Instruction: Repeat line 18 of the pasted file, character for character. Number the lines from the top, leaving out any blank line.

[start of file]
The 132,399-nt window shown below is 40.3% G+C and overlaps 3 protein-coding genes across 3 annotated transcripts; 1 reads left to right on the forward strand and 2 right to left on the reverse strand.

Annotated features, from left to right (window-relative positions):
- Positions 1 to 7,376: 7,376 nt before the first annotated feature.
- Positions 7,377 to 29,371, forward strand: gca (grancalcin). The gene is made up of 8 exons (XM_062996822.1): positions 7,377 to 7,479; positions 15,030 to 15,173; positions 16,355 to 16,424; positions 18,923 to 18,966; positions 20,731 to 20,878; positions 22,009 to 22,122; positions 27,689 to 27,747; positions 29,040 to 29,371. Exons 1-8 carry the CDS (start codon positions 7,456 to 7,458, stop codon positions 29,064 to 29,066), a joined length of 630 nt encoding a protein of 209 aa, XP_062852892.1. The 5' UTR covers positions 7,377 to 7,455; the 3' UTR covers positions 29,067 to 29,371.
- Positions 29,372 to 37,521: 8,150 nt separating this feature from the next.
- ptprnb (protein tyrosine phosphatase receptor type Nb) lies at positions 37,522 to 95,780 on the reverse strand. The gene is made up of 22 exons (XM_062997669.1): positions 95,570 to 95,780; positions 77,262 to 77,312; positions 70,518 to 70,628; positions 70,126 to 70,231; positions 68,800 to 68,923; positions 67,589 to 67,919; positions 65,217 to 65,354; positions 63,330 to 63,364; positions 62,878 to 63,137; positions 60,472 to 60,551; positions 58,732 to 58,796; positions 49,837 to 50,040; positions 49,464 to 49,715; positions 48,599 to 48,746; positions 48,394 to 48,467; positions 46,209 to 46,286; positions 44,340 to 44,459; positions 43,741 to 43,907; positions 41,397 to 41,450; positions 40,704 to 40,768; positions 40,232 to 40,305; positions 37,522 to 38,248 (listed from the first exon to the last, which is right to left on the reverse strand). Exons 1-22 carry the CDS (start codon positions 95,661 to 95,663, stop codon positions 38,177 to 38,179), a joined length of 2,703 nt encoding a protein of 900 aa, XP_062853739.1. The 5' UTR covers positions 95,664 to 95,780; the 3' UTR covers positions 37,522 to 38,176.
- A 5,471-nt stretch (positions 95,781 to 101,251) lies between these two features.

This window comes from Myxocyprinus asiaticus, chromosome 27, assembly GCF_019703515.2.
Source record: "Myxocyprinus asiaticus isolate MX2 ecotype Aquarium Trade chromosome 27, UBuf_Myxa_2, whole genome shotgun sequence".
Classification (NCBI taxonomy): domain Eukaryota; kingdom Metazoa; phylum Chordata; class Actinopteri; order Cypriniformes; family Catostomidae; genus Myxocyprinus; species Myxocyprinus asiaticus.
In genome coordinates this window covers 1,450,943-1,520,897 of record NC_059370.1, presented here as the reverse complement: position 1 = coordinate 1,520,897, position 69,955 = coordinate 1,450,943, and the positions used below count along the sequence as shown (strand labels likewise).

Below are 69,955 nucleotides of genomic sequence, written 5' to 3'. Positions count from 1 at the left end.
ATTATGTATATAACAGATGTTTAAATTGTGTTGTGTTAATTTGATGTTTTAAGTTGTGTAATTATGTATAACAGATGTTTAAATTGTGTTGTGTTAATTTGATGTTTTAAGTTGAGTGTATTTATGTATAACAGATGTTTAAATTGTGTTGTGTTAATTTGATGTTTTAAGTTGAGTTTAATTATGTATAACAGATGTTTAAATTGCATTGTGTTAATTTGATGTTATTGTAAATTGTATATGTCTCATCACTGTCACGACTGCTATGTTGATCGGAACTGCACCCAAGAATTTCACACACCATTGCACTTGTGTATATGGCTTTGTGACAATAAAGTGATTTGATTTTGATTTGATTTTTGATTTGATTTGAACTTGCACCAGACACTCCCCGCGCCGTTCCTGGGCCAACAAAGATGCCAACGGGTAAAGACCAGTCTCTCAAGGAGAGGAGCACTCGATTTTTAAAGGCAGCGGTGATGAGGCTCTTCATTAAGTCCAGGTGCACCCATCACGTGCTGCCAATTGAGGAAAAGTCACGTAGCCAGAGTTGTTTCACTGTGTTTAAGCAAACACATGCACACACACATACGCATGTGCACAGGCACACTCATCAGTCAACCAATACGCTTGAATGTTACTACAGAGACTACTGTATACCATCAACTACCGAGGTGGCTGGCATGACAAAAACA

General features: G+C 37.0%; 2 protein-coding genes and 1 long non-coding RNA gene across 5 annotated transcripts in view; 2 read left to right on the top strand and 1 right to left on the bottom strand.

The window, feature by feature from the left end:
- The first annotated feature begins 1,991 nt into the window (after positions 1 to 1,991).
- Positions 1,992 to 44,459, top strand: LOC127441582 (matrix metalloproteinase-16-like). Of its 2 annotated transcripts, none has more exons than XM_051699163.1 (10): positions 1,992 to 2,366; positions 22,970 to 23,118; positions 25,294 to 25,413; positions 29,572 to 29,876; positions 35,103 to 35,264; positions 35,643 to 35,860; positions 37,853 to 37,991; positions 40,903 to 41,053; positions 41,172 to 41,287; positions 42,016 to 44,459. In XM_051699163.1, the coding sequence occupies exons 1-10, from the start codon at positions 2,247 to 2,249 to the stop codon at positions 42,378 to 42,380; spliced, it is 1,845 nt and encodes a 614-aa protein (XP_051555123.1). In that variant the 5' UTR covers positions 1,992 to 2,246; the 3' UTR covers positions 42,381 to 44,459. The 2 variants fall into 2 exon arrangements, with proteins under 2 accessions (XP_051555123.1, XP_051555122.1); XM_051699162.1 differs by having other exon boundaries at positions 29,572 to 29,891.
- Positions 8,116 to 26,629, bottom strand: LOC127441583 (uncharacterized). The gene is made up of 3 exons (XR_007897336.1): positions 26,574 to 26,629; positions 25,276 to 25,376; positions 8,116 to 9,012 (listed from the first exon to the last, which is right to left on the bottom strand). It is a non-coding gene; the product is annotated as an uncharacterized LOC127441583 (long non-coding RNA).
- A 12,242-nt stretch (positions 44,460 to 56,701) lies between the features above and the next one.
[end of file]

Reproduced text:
- Positions 8,116 to 26,629, bottom strand: LOC127441583 (uncharacterized). The gene is made up of 3 exons (XR_007897336.1): positions 26,574 to 26,629; positions 25,276 to 25,376; positions 8,116 to 9,012 (listed from the first exon to the last, which is right to left on the bottom strand). It is a non-coding gene; the product is annotated as an uncharacterized LOC127441583 (long non-coding RNA).